“Our main cultivation is maize grown in the Moneragala district, both, as a pure stand and as mixed crops. Maize is cultivated in the highlands as well as the chenas. The chenas are mainly cultivated with maize, manioc, millet (Kurakkan) sesame, chilli, green gram and cowpea,” continues Karunapala sitting in his Waadiya. “We plant maize in rows or randomly, after the earth is prepared, using the tractor. In the highlands, half the farmers plant maize in rows. They get their new hybrid seeds from Siyabalanduwa. Sometimes, they cultivate maize as a mixed crop. Fertilizer is needed, but, is rare in maize cultivation,” continues Karunapala, burning a few maize seeds to offer us, as it is quite a delicious bite for a change.

We inquire about Karunapala, one of the few villagers who has inherited his own land from ancestral legacy in Karakolagaspitiya in Kotiyagala. We are told that there were only a few houses in the village in ancient times, and that his forefathers had fought in the Uva-Wellassa Rebellion in 1818 against British rule and settled down here, and lived as farmers. So, Karunapala’s family was one of the few who first settled down in the thick forest area of Kotiyagala. When the Kotiyagala colony was established in 1950, a large number of people from various parts of the country settled down as farmers.

In 1975, the road to Kotiyagala was through heavily wooded forest, infested by wild animals such as, bear, leopard and elephant. Over the last decades Chena cultivation has tamed the land and the forests have completely disappeared. The clump of boulders now lie in the middle of an isolated pocket of jungle and there are several ancient Buddhist cave shrines that date back to 5th century AC, located in the rock boulders in and around Kotiyagala, boasting that in the bygone era, Kotiyagala belonged to a thriving civilization in the Ruhuna.

“I can only grow maize in my chena, and I have some acres of paddy fields. I have two children, both educated, my wife stays at home helping with my cultivation,” says Karunapala.

“I planted maize crops, as they do not get destroyed by the drought and am able to grow some millet (Kurakkan) during Yala. The main threat we had to face was by wild animals such as, wild boar and monkeys,” says Karunapala. At Kotiyagala, crop loss is inevitable. A majority of farmers experience crop loss every year, due to wild animals and birds.

As Karunapala pointed out, the shortage of labour is another burning issue.The farmers use mostly family labour in their cultivation. If the land under maize is increased, farmers have to hire more labourers, since all the lands have to be prepared and cultivated at the same time.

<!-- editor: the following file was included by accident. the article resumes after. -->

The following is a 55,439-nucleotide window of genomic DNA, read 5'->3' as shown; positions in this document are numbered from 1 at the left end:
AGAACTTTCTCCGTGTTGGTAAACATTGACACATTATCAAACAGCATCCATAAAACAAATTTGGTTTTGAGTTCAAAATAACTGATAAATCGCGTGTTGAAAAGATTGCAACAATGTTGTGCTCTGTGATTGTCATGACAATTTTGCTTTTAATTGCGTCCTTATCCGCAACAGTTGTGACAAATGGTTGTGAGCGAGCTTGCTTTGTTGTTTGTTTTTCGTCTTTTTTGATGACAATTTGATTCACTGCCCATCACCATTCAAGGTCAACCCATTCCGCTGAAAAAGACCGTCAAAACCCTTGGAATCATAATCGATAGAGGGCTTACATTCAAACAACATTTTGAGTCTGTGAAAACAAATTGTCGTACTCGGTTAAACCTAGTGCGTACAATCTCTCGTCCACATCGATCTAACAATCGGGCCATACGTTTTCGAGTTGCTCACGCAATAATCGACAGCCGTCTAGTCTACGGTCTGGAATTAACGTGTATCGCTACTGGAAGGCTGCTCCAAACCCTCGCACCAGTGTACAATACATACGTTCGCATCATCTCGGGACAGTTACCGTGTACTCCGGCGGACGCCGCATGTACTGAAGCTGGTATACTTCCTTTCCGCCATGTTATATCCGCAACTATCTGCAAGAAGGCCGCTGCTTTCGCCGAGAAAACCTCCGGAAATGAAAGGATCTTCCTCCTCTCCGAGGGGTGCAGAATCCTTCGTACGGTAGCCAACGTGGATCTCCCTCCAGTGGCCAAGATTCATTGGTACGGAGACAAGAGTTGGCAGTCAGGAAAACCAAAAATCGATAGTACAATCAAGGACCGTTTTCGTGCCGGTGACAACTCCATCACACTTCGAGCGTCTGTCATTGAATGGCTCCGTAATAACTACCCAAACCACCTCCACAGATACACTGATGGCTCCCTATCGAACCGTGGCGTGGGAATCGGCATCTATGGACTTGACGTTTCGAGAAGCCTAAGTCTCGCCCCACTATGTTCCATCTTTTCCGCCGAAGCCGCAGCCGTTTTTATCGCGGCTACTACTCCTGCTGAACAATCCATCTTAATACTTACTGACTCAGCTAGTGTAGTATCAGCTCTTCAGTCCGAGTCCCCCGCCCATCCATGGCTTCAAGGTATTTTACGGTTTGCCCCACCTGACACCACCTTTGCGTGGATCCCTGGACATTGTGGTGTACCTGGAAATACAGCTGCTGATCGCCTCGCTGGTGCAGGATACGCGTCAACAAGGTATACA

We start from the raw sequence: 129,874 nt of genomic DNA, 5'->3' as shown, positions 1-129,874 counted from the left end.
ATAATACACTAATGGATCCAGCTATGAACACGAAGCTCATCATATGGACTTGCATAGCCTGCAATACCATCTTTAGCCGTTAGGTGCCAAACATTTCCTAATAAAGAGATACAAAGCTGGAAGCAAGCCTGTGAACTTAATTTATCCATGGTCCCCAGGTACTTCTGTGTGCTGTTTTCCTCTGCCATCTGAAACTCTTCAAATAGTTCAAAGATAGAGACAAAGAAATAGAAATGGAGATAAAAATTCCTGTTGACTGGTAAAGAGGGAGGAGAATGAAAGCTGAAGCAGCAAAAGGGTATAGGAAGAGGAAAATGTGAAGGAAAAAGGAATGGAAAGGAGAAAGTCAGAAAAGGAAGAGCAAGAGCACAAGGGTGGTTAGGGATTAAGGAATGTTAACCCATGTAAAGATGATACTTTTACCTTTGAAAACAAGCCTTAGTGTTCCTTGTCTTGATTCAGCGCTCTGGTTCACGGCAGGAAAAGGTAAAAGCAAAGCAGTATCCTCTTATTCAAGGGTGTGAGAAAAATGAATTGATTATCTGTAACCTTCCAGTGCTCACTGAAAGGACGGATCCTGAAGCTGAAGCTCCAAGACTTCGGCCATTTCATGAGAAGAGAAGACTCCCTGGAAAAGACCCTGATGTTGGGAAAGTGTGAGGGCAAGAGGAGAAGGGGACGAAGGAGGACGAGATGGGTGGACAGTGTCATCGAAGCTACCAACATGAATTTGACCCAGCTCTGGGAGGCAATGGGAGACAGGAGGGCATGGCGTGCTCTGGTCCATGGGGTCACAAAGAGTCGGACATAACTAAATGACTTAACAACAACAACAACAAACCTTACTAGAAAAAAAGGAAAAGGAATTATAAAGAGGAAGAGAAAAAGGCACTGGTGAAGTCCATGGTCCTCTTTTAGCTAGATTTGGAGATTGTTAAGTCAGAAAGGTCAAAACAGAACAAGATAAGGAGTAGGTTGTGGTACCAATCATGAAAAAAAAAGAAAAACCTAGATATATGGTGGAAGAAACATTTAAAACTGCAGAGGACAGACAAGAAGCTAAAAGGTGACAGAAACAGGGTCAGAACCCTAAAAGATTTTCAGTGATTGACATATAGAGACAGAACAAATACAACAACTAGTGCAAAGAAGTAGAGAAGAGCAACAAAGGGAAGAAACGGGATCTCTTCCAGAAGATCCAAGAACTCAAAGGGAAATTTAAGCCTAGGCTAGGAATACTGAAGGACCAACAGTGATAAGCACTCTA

At Kotiyagala, another issue is the shortage of land, as farmers lease highland cultivated with many crops, both seasonal and perennial. By law, new lands cannot be cleared for chena. Most of the lands suitable for chena have already been cleared and cultivated. Travelling in every nook and corner of Kotiyagala, we witnessed villagers burning jungles mercilessly for chena cultivation at the edge of the forest reserve, despite the regulations laid down in Land law and severe punishments by the government.

According to the Forest Department, the Kotiyagala- Wattegama forest reserve spreads over 29,000ha, of which around 5,000ha remain undisturbed and the rest already encroached for chena cultivation. The practice of chena is not limited to those living around the forest reserve. It is a profitable venture, also for the agri-businessmen from far-away places.

The cutting of the forest for Chena cultivation in the Kotiyagala area which acts as a buffer zone for the Yala National Park has a dire impact on wildlife.

Kotiyagala is a vital part of the important jungle corridor that connects the Lahugala National Park to Yala. The jungle corridor enables species to migrate from one National Park to the other and this link is particularly important for the breeding of species. Further, deforestation of this area could mean the permanent disruption of these links, which would have an adverse effect on animal life in the Parks.

Karunapala, one of the ancestral villagers in Karakolagaspitiya in Kotiyagala says, he gets a better yield from his five acres of maize cultivation each year. “I could grow any crop in my five-acre plot, mostly maize, and today, I am happy and content with what I get from my cultivation.”